- They are over-fertilized
- Incorrect pruning regime
If you have hydrangeas that flower on old wood, it is important to know that the flower buds develop in the fall to flower the following spring. So, there will be buds on these hydrangeas all the way through winter.
Hydrangea buds are super sensitive to cold and frost. Freezing winters or a late spring frost can kill the buds and cancel the entire flowering season! For this reason, it is imperative to insulate your hydrangeas over winter. Wrap them in burlap to keep the buds warm.
While hydrangeas are not fond of too much sun, too little sun is also a problem for them. If hydrangeas do not get at least 3 to 4 hours of sunlight daily, they will struggle to flower. This is why areas of the garden with dappled shade and morning sun are optimal for hydrangeas.
If hydrangeas get too much fertilizer or the wrong type of fertilizer, they will use all the nutrients to put on new growth rather than flower. Fertilizers that are high in nitrogen are not good for hydrangeas. Because nitrogen promotes vegetative growth, it will discourage your hydrangeas from flowering.
Hydrangeas need a fertilizer that is high in phosphorus, which encourages the growth of the roots and flowering shoots. You only need to feed hydrangeas twice annually in early spring and mid-summer.
Pruning hydrangeas incorrectly is a major reason that these plants do not flower. If you prune your hydrangea that flowers on old wood in the fall, you are cutting off all the next year’s buds. Therefore, it is better to prune in early spring.
Different Hydrangeas And When They Flower
Hydrangeas come from a diverse genus with many different species. Because these plants have been cultivated as ornamentals for hundreds of years, there are also a huge number of different varieties and cultivars.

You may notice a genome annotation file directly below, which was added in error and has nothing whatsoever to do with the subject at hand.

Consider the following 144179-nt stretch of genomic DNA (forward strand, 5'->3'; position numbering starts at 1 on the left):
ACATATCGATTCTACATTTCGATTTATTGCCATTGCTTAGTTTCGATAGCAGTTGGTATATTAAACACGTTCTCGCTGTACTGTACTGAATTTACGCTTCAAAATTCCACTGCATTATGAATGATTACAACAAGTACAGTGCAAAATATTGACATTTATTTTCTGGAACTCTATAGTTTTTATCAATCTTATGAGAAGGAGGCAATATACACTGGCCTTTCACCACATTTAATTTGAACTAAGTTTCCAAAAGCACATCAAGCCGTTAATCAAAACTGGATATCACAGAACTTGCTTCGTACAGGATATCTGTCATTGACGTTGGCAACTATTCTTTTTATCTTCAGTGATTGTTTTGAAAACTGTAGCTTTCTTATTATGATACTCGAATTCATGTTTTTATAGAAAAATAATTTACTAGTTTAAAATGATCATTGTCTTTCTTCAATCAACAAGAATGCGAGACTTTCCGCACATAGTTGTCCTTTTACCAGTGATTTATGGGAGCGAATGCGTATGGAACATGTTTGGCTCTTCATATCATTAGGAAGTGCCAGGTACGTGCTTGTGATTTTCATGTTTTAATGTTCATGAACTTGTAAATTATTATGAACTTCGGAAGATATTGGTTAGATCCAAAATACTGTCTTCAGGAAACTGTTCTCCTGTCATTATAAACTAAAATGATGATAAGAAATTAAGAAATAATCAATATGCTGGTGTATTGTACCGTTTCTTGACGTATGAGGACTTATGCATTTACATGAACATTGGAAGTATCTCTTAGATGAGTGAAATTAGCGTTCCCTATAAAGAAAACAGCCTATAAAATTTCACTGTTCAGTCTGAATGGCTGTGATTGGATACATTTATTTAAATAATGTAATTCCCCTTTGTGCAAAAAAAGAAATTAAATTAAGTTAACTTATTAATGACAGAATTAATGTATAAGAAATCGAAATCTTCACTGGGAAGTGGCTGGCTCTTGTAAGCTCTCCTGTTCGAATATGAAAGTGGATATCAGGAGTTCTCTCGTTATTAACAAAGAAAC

New Wood Vs Old Wood Hydrangeas
Hydrangeas that have been bred to flower on new wood will generally flower later in the season, from about late summer through the fall. Hydrangeas that flower on old wood typically flower early to mid-summer.
Varieties of hydrangea that bloom on new wood include the smooth hydrangea (H. arborescens) and the Pee Gee hydrangea (H. paniculata). The buds on these hydrangeas form in the spring on new shoots. Therefore, they need to be pruned in winter or early in spring before the buds form.
Hydrangeas that bloom on old wood are bigleaf or mophead hydrangeas (H. macrophylla) and oakleaf hydrangeas (H. quercifolia). Buds on these varieties start forming in the fall on old wood. Therefore, it is best to prune these in mid-summer, just as they finish flowering.
Hydrangea anomala subsp. Petiolaris or climbing hydrangeas start blooming in late spring and finish in mid-summer.
Panicle type hydrangeas’ bloom time is from late spring to early summer. However, the flowers remain
Bigleaf Or Mophead Hydrangeas
These varieties of hydrangea start flowering in late spring and finish in mid-summer. Some of the latest cultivars re-bloom and will keep flowering throughout the growing season.